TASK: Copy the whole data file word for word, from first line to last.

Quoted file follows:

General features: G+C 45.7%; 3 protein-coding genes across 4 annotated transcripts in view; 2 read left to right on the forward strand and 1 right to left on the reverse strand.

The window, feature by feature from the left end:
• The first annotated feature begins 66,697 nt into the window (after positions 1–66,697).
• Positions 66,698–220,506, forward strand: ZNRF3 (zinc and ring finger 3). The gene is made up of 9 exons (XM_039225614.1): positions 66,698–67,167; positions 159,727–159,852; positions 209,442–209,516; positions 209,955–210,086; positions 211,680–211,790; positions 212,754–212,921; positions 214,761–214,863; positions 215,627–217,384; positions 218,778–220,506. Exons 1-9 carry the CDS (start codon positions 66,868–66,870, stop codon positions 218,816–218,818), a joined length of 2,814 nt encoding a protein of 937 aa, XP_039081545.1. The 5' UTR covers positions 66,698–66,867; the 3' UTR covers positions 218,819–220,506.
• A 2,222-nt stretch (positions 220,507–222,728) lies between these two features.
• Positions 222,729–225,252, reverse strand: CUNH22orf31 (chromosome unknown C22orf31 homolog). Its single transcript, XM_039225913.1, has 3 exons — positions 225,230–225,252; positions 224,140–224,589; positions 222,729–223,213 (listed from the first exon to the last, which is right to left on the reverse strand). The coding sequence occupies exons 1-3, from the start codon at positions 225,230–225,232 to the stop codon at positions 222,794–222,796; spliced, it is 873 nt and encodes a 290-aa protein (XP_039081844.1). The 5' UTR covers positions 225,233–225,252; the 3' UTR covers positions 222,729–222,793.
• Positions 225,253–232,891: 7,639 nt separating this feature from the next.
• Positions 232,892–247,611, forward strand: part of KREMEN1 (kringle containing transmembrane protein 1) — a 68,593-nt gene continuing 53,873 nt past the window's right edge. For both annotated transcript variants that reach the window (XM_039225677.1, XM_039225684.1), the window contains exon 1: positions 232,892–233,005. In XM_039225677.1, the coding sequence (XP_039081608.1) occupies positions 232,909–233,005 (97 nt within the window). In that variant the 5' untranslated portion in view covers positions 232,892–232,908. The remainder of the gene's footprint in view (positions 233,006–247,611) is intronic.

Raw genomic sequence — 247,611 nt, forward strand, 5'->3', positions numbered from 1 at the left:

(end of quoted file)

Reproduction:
General features: G+C 45.7%; 3 protein-coding genes across 4 annotated transcripts in view; 2 read left to right on the forward strand and 1 right to left on the reverse strand.

The window, feature by feature from the left end:
• The first annotated feature begins 66,697 nt into the window (after positions 1–66,697).
• Positions 66,698–220,506, forward strand: ZNRF3 (zinc and ring finger 3). The gene is made up of 9 exons (XM_039225614.1): positions 66,698–67,167; positions 159,727–159,852; positions 209,442–209,516; positions 209,955–210,086; positions 211,680–211,790; positions 212,754–212,921; positions 214,761–214,863; positions 215,627–217,384; positions 218,778–220,506. Exons 1-9 carry the CDS (start codon positions 66,868–66,870, stop codon positions 218,816–218,818), a joined length of 2,814 nt encoding a protein of 937 aa, XP_039081545.1. The 5' UTR covers positions 66,698–66,867; the 3' UTR covers positions 218,819–220,506.
• A 2,222-nt stretch (positions 220,507–222,728) lies between these two features.
• Positions 222,729–225,252, reverse strand: CUNH22orf31 (chromosome unknown C22orf31 homolog). Its single transcript, XM_039225913.1, has 3 exons — positions 225,230–225,252; positions 224,140–224,589; positions 222,729–223,213 (listed from the first exon to the last, which is right to left on the reverse strand). The coding sequence occupies exons 1-3, from the start codon at positions 225,230–225,232 to the stop codon at positions 222,794–222,796; spliced, it is 873 nt and encodes a 290-aa protein (XP_039081844.1). The 5' UTR covers positions 225,233–225,252; the 3' UTR covers positions 222,729–222,793.
• Positions 225,253–232,891: 7,639 nt separating this feature from the next.
• Positions 232,892–247,611, forward strand: part of KREMEN1 (kringle containing transmembrane protein 1) — a 68,593-nt gene continuing 53,873 nt past the window's right edge. For both annotated transcript variants that reach the window (XM_039225677.1, XM_039225684.1), the window contains exon 1: positions 232,892–233,005. In XM_039225677.1, the coding sequence (XP_039081608.1) occupies positions 232,909–233,005 (97 nt within the window). In that variant the 5' untranslated portion in view covers positions 232,892–232,908. The remainder of the gene's footprint in view (positions 233,006–247,611) is intronic.

Raw genomic sequence — 247,611 nt, forward strand, 5'->3', positions numbered from 1 at the left: